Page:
Sony may have the edge in worldwide PlayStation 4 sales, but in the U.S., Microsoft’s Xbox One sold faster, said Microsoft in an email citing NPD retail data. But in overall sales, the PS4 — which launched a week earlier than the Xbox One — has Microsoft’s console beat, says Sony.
Both companies announced sales of over two million units shortly after their respective launches, though Sony had laid claim to roughly 100,000 more units sold at last check. But those were worldwide figures, and Sony’s PlayStation brand has long been more popular in Europe. In the U.S., by contrast, where the Xbox 360’s managed to keep well ahead of the PS3 for most of its tenure, the Xbox One seems to have the home advantage in sales rate (bear in mind console supply issues may have impacted this figure — it’s not clear to what extent either system had allocation issues).
Microsoft says NPD figures reveal 909,132 Xbox One units were sold stateside during the fledgling console’s initial nine days — that’s about 101,000 consoles per day, “significantly outpacing the nearest competitor,” adds Microsoft.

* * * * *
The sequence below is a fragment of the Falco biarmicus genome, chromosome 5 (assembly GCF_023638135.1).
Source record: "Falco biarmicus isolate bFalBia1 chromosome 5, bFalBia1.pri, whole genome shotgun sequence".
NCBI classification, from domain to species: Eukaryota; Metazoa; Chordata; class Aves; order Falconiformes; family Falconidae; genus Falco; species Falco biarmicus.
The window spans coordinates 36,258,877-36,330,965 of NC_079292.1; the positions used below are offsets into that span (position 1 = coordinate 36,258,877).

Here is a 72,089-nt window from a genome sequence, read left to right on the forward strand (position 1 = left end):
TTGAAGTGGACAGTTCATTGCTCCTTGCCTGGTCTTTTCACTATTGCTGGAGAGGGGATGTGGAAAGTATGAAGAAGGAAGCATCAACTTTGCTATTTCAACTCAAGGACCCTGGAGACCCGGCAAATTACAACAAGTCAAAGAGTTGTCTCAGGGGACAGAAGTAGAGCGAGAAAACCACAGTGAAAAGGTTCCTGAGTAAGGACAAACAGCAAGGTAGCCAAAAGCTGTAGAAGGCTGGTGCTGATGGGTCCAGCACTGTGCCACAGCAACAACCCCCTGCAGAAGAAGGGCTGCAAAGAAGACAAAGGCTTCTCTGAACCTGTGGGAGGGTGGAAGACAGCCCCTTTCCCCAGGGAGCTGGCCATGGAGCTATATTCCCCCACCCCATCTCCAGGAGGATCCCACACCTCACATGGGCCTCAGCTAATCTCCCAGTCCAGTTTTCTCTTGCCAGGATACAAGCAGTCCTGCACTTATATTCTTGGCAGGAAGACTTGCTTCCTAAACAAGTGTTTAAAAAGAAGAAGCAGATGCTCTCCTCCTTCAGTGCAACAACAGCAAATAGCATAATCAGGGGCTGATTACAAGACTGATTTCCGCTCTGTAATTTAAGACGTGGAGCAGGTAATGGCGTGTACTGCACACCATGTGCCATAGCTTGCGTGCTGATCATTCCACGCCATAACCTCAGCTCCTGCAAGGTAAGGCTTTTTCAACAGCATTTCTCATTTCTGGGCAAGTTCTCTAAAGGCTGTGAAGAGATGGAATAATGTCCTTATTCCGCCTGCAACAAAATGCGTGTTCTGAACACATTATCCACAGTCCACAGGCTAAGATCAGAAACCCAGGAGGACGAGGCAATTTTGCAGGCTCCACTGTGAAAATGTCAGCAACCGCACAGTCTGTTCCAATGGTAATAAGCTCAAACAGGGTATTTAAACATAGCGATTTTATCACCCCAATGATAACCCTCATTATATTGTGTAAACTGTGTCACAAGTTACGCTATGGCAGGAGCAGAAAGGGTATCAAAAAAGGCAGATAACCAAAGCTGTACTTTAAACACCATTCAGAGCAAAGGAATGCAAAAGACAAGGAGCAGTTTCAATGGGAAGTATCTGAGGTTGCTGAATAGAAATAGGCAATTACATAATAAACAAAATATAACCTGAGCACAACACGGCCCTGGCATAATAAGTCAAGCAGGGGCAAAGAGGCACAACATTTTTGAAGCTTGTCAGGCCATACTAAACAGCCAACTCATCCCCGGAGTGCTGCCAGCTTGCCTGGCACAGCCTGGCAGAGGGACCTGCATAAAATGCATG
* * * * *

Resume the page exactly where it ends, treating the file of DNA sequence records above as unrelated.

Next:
Then again, those are sales in the U.S. alone. Factor all of North America, and Sony claims it has Microsoft beat by a (sorry for the pun) country mile, selling over one million PS4s in less than 24 hours.
So much of this is how you spin the numbers, of course, and both sides are spinning furiously. Microsoft says total retail spend on the Xbox One — $1.21 billion — was the most for any console in the U.S….which couldn’t have anything to do with the $100 price differential, of course. Sony, for its part, says the PS4 was the top-selling console in the U.S. for November…which couldn’t have anything to do with Sony’s one-week head start, right?
What else. Sony says the PS4 launch was “the biggest ever in the history of game consoles.” That one’s actually kind of impressive.
But given how relatively close both systems remain, however you spin those figures, this is all pretty much sturm und drang — posturing for the sake of narrative momentum. If you want to know how things are going to shape up in the months to come, you’ll want to have a look at each console-maker’s software lineup. It’s what’s on tap in 2014 that’ll determine whether one system’s able to bolt ahead of the other.
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